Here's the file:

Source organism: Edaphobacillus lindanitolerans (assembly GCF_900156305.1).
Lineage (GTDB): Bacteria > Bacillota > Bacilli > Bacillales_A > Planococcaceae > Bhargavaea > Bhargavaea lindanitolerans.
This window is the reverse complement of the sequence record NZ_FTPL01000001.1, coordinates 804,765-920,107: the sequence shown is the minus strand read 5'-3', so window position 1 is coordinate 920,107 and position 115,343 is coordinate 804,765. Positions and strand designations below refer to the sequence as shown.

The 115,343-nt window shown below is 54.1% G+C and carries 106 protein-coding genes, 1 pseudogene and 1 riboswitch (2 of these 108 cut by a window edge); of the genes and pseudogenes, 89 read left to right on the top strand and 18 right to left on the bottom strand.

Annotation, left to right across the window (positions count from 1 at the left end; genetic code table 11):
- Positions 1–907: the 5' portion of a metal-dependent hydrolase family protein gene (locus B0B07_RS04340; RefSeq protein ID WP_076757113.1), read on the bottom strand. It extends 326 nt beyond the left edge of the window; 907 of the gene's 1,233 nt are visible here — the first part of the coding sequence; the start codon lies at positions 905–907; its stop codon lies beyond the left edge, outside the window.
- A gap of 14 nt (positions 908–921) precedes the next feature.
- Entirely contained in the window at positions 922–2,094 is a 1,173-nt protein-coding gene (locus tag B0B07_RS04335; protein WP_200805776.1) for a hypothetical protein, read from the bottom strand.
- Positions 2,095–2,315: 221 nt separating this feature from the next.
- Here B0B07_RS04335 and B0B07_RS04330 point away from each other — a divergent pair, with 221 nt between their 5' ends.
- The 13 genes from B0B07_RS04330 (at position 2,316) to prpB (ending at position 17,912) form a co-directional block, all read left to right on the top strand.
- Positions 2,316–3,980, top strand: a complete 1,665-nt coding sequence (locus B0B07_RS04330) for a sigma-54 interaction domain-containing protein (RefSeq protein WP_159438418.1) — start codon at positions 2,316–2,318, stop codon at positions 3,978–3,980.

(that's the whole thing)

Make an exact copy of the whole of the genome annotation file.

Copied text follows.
Source organism: Edaphobacillus lindanitolerans (assembly GCF_900156305.1).
Lineage (GTDB): Bacteria > Bacillota > Bacilli > Bacillales_A > Planococcaceae > Bhargavaea > Bhargavaea lindanitolerans.
This window is the reverse complement of the sequence record NZ_FTPL01000001.1, coordinates 804,765-920,107: the sequence shown is the minus strand read 5'-3', so window position 1 is coordinate 920,107 and position 115,343 is coordinate 804,765. Positions and strand designations below refer to the sequence as shown.

The 115,343-nt window shown below is 54.1% G+C and carries 106 protein-coding genes, 1 pseudogene and 1 riboswitch (2 of these 108 cut by a window edge); of the genes and pseudogenes, 89 read left to right on the top strand and 18 right to left on the bottom strand.

Annotation, left to right across the window (positions count from 1 at the left end; genetic code table 11):
- Positions 1–907: the 5' portion of a metal-dependent hydrolase family protein gene (locus B0B07_RS04340; RefSeq protein ID WP_076757113.1), read on the bottom strand. It extends 326 nt beyond the left edge of the window; 907 of the gene's 1,233 nt are visible here — the first part of the coding sequence; the start codon lies at positions 905–907; its stop codon lies beyond the left edge, outside the window.
- A gap of 14 nt (positions 908–921) precedes the next feature.
- Entirely contained in the window at positions 922–2,094 is a 1,173-nt protein-coding gene (locus tag B0B07_RS04335; protein WP_200805776.1) for a hypothetical protein, read from the bottom strand.
- Positions 2,095–2,315: 221 nt separating this feature from the next.
- Here B0B07_RS04335 and B0B07_RS04330 point away from each other — a divergent pair, with 221 nt between their 5' ends.
- The 13 genes from B0B07_RS04330 (at position 2,316) to prpB (ending at position 17,912) form a co-directional block, all read left to right on the top strand.
- Positions 2,316–3,980, top strand: a complete 1,665-nt coding sequence (locus B0B07_RS04330) for a sigma-54 interaction domain-containing protein (RefSeq protein WP_159438418.1) — start codon at positions 2,316–2,318, stop codon at positions 3,978–3,980.